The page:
PubDate: 2017-04-13
       
  • Modeling of air pollutants using least square support vector regression,
           multivariate adaptive regression spline, and M5 model tree models
    • Abstract: Abstract This study investigates the applicability of three different soft computing methods, least square support vector regression (LSSVR), multivariate adaptive regression splines (MARS), and M5 Model Tree (M5-Tree), in forecasting SO2 concentration. These models were applied to monthly data obtained from Janakpuri, Nizamuddin, and Shahzadabad, located in Delhi, India. The models were compared with each other using the cross validation method with respect to root mean square error, mean absolute error, and correlation coefficient. According to the comparison, LSSVR provided better accuracy than the other models, while the MARS model was found to be the second best model in forecasting monthly SO2 concentration. Results indicated that the applied models gave better forecasting accuracy in Janakpuri station than the other stations. The results were also compared with previous studies and satisfactory results were obtained from three methods in modeling SO2 concentrations.
      PubDate: 2017-04-13
       
  • Atmospheric dispersion of polycyclic aromatic hydrocarbons from open
           burning of agricultural residues in Chiang Rai, Thailand
    • Abstract: Abstract California Puff Mesoscale Dispersion Model (CALPUFF) was applied to simulate concentrations and the spatial distributions of polycyclic aromatic hydrocarbons (PAHs) emitted from open burning of maize residues in Chiang Rai, Thailand. The model was simulated during the burning season between January 1 and April 30, 2014. The 95th percentile values of 24-h average concentration of total PAHs at 117 specified ground level receptors were calculated. The spatial distribution of predicted concentration is also illustrated. The modeled results indicated that the open burning of maize residues contributed to high PAH concentration in particularly at the receptors located near the burned areas. The cancer risk of carcinogenic PAHs was evaluated using the calculation of benzo(a)pyrene equivalent (BaPeq). The results show that the calculated BaPeq values on daily basis ranged from 0.1 to 18.6 ng m−3. These concentrations exceeded the Chinese’s standard of 2.5 ng m−3 at 26 among 117 receptors. It was estimated that about 20% of the population living in Chiang Rai was exposed to PAHs at this level. This finding suggests that the open burning of maize residues could significantly contribute to high cancer risk to local population. It is expected that the outcome of this study can support the setting up an appropriate mitigation strategy for reducing their emissions and health impacts on population in the affected areas.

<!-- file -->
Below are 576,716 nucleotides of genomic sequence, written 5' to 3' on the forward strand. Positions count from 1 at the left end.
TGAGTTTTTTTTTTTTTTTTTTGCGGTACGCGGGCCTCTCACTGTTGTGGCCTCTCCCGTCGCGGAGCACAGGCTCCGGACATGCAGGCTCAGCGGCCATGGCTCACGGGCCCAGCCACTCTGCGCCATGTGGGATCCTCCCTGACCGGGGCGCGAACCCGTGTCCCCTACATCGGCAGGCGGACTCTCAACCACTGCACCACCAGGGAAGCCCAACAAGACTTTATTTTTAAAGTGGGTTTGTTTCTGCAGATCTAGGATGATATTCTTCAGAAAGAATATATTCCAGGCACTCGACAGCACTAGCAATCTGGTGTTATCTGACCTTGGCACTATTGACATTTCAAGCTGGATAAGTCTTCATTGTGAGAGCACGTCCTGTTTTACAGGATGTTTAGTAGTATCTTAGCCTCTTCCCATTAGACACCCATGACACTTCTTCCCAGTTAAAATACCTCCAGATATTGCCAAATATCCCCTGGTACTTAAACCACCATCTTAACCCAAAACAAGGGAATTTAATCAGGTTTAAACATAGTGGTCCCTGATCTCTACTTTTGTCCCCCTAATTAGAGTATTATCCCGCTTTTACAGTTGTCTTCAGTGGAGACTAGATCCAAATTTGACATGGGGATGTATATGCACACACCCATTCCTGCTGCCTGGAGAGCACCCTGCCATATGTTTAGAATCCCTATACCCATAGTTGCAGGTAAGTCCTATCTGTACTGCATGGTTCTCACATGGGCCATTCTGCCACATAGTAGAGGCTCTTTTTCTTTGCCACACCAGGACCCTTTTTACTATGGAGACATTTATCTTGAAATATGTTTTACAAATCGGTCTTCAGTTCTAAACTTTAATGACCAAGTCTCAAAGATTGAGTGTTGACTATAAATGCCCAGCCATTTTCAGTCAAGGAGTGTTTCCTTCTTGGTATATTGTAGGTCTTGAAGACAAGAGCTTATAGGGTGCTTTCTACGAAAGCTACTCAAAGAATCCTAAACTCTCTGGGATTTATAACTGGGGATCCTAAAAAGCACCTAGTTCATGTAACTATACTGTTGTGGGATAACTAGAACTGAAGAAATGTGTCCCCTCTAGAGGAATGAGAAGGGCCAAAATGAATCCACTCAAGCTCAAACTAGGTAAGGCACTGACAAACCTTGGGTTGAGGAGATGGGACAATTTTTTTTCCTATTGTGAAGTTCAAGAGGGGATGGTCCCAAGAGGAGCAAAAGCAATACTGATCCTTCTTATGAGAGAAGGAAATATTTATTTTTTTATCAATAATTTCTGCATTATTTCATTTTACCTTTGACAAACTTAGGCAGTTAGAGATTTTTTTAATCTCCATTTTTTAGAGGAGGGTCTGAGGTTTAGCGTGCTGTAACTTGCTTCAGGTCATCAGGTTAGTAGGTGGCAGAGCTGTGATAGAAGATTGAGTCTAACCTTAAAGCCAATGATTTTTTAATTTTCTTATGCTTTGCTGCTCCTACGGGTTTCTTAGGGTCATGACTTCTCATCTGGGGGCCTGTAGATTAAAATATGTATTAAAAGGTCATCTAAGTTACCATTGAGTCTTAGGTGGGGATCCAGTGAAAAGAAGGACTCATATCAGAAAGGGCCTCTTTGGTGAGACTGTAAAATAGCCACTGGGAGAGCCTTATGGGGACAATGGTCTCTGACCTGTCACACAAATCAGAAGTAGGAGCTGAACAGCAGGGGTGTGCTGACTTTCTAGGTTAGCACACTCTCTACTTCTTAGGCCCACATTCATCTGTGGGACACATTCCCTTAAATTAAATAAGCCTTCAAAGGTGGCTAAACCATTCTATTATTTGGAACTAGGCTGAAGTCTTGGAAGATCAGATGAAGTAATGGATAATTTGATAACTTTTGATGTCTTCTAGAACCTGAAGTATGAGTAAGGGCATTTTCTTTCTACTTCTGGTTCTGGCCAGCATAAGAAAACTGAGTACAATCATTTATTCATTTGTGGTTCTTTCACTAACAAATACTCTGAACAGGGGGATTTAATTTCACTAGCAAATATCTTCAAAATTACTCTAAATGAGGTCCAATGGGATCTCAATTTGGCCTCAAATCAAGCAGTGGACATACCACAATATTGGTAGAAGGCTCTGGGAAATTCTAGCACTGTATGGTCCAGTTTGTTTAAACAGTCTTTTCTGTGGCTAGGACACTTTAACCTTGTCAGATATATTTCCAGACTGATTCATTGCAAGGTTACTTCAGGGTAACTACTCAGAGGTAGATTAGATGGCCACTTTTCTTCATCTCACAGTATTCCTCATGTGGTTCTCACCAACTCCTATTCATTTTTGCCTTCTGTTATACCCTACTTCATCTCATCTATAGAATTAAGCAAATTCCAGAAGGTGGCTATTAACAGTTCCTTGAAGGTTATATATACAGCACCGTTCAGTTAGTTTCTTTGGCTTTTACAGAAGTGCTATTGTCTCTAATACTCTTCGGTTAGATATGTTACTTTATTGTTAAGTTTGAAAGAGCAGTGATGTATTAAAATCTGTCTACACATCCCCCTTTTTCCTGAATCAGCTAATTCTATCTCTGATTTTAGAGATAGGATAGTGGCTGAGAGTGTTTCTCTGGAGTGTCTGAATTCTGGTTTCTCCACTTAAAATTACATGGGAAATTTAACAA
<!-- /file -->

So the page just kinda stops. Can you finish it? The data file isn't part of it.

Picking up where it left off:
PubDate: 2017-04-13
       
  • Redox characteristics of size-segregated PM from different public
           transport microenvironments in Hong Kong
    • Authors: Nirmal Kumar Gali; Sabrina Yanan Jiang; Fenhuan Yang; Li Sun; Zhi Ning
      Abstract: Abstract Exposure to airborne particulate matter (PM) has been associated with various adverse health effects, including severe pulmonary and cardiovascular effects. PM consists of different chemical components that vary with microenvironments in urban areas and pose challenges to assess personal exposure. In Hong Kong, more than 70% of the population commutes through roadway and railway public transport. This study aims to determine the oxidative potential and role of aerosol carbon and water-soluble metals in fine (d p < 2.5 μm) and coarse PM (2.5 <d p <10 μm) in public transport systems including underground (UG) subway, above-ground (AG) train, and buses (BUS). Metals such as Fe, Cr, Mo, Pb, Ni, and V from UG, AG, and BUS routes exhibited much lower solubility compared with ambient PM. The cell toxicity of PM in these transport microenvironments was also analyzed in vitro and compared with urban ambient environments. Strong positive associations were observed for reactive oxygen species (ROS) with water-soluble metals (Cr, Cu, Fe, Mn, Ni, V, Mo; R > 0.70) and organic and elemental carbon (OCEC) (R > 0.85) for UG and AG routes. In addition, PM from UG and AG routes generated 3–4-fold (in PM2.5) and 40–50-fold (in coarse PM) less ROS compared to urban sites, suggesting PM in these public transport microenvironments may not be intrinsically redox active than in urban ambient, and water solubility of metals seems to have played an important role in it.
      PubDate: 2017-04-12
      DOI: 10.1007/s11869-017-0473-0